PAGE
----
This video has 3 million plus hits. This was me all through junior high, high school and college doing the exact same chores. Except for one thing, we didn't get the big roll baler until I had given up this particular career. We had huge 2600-3000 bale hay stacks of 75 pound bales which is why at almost 60 years old I can still, ya know, impress a few folks with my workout regimen.
For me this was a real trip down memory lane because there isn't much to do in these big tractors going all of 3 miles an hour except to calculate how many people your farm or ranch feeds in a given year. I figured for wheat and beef ours was around 1500. JPII actually came out to Montana right before he was elected Pope and could not believe the size of Montana farms and ranches or the equipment it took to work this volume of produce. These were not the Polish farms he was used to and he left with a healthy respect for American farmers and ranchers. I personally did not meet him because I chose to stay at Carroll College and do my other job as a Resident Assistant. My mother was so not pleased. Oh well, the decision may have given me the distance I needed to maintain my marginal status as a Vatican II Catholic. In any event, this is a great video and the guys remind me alot of the people I went to High School and college with--OK and yea, I see a lot of myself in this video. And no, none of us, even back in my day, wore cowboy hats. We all wore caps advertising some weed, tractor, or fetilizer company.
My first real job was on a farm. This sounds like one of those stories that old people tell, but it is true. I would awake before dawn, hop on my bicycle and ride 12 miles to work, throw hay bales all day, ride home, then take swimming lessons or play baseball. I was one physically fit kid. My pay was $7.00 per day. That's how I spent the summers of '68 and '69.ReplyDelete
I have to laugh when Invictus tries to paint the 60's all psychodelic neon colors, with stoned youth screwing everywhere, as though civilization was about to end at the hands of hippies.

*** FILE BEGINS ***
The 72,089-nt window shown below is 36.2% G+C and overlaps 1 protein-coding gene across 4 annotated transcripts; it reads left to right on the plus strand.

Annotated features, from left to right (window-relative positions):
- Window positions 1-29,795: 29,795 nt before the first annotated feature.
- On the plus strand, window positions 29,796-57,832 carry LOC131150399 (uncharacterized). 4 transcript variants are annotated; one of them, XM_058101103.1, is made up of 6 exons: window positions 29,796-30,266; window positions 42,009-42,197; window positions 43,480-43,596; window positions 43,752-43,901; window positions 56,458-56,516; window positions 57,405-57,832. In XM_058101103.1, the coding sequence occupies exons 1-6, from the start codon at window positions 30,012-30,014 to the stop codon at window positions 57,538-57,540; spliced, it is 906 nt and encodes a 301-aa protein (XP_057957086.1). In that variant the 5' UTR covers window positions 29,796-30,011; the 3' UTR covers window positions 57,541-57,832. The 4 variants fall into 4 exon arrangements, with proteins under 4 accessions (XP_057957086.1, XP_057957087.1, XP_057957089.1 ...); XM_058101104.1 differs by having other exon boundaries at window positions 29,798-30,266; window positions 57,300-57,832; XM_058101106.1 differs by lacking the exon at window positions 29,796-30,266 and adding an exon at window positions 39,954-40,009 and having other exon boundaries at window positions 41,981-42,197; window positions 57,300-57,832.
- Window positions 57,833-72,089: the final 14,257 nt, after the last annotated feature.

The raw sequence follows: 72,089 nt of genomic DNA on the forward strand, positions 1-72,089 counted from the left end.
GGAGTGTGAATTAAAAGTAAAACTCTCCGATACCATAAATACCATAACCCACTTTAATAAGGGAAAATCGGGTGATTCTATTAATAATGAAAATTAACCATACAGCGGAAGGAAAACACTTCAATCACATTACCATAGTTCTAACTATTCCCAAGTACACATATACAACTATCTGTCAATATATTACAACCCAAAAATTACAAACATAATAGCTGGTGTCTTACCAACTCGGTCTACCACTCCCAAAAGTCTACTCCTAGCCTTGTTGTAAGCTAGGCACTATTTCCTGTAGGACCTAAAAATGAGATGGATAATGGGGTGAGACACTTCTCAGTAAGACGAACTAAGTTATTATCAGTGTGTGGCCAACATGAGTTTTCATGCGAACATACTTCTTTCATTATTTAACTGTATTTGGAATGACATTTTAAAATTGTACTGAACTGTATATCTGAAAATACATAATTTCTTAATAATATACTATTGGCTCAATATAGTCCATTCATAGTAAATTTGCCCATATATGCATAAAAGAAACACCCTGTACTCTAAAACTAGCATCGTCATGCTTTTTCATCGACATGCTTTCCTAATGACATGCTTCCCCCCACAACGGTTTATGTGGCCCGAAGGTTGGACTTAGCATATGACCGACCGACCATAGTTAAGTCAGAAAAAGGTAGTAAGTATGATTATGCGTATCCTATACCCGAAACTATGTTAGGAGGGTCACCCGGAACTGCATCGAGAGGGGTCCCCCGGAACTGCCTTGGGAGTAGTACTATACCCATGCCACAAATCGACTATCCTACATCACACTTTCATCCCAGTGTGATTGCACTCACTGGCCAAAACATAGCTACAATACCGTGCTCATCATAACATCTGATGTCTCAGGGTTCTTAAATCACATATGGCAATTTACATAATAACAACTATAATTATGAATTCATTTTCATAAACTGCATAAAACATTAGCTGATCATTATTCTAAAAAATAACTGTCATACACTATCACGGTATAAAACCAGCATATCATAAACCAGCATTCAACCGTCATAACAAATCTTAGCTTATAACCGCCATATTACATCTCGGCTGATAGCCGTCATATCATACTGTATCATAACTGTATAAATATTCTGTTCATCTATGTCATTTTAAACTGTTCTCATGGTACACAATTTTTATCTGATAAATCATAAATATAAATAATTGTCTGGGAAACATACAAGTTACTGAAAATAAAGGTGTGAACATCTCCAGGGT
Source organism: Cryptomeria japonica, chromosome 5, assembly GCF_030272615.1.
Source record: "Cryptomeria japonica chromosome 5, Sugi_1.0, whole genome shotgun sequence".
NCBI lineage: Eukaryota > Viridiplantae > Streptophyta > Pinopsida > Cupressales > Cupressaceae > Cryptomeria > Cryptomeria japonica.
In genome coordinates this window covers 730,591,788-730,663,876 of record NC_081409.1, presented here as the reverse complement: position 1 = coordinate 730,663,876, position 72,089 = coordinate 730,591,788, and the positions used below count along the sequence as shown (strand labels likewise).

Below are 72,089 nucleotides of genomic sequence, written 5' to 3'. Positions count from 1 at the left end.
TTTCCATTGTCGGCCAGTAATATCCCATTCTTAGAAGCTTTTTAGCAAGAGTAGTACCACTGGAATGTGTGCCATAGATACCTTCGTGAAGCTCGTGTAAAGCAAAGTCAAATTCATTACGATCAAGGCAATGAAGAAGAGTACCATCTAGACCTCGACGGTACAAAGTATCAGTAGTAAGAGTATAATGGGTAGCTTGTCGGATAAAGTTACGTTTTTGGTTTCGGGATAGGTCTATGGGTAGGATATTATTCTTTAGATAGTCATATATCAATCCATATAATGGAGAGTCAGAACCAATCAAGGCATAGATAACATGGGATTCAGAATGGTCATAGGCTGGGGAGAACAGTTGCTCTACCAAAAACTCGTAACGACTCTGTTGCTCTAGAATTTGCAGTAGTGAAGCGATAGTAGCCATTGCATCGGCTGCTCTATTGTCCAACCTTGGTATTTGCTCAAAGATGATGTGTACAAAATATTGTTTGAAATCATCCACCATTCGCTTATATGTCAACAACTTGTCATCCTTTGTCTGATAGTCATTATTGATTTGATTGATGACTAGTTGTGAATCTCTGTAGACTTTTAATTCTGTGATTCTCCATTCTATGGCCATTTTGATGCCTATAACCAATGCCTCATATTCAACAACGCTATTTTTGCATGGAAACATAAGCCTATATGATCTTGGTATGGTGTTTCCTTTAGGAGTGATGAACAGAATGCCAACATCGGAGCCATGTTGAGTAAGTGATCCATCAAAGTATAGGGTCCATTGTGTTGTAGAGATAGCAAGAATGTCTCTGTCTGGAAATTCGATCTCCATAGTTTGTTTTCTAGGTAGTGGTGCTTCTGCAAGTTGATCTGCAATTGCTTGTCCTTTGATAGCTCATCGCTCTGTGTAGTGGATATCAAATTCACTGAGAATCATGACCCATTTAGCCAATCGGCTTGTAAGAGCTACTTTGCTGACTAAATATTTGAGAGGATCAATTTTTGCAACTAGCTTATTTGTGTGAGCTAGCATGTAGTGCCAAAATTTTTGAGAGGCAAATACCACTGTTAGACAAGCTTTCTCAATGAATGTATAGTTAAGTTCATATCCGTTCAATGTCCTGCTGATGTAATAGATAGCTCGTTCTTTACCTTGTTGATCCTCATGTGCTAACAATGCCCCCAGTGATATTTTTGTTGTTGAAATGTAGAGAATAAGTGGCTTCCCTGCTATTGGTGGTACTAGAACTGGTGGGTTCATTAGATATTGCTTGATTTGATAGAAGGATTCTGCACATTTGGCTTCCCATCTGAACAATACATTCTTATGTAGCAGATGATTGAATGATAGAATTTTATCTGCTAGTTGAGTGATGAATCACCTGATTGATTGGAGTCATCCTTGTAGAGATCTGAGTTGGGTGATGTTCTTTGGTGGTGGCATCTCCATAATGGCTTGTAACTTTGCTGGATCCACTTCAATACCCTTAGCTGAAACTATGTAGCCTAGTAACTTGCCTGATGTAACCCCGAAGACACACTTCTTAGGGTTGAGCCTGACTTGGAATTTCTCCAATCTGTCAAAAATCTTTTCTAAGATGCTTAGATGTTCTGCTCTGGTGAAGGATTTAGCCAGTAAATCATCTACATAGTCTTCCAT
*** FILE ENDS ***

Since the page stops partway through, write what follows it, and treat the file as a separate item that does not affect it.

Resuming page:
We worked hard, were worried about our futures, the Vietnam War, (Some friends here in Canada were Americans and expected to answer the draft call.) More than anything else I remember an incredible time of optimisim, as though our generation could achive anything we desired, even to reach the moon.
I wore a flannel shirt and ball cap, just like the kids in the video, but there weren't any air-conditioned, internet connected tractor cabs in those days. But I also had tie-dyed T-shirts and wore my hair longer than my parents liked. The music of the Rolling Stones, Johnny Cash, and Joni Mitchell were all played on the same radio station. Ahhh, those were the days.
Can't get no atisfaction cause I hear that train a comin' to pave paradise and put up a parking lot.
My brothers and I used to have to biggest whine fests over who got the tractor with the air conditioning. I never won.Delete
I do remember we could get one radio station and it wasn't rock and roll. I swore to God if I ever heard "You picked a fine time to leave me Lucille", one more time I was going to lay in front of my own tractor.
We thought having radios was cool, except for the one station thing, but you are so right, things have gotten way more hi tech on the entertainment front in poor ole farmer Bob's tractor.
I will admit that my brother had a patch of illegal product growing in one particular hay field. One day my dad comes home with one of the pick up trucks set up for weed spraying and wants to know: "How come you kids didn't get those big weeds growing in the Sainfoin? Why did I have to go out and spray them? Can't I trust you two to do anything right?"
My brother about died and I had everything I could do not to burst out laughing.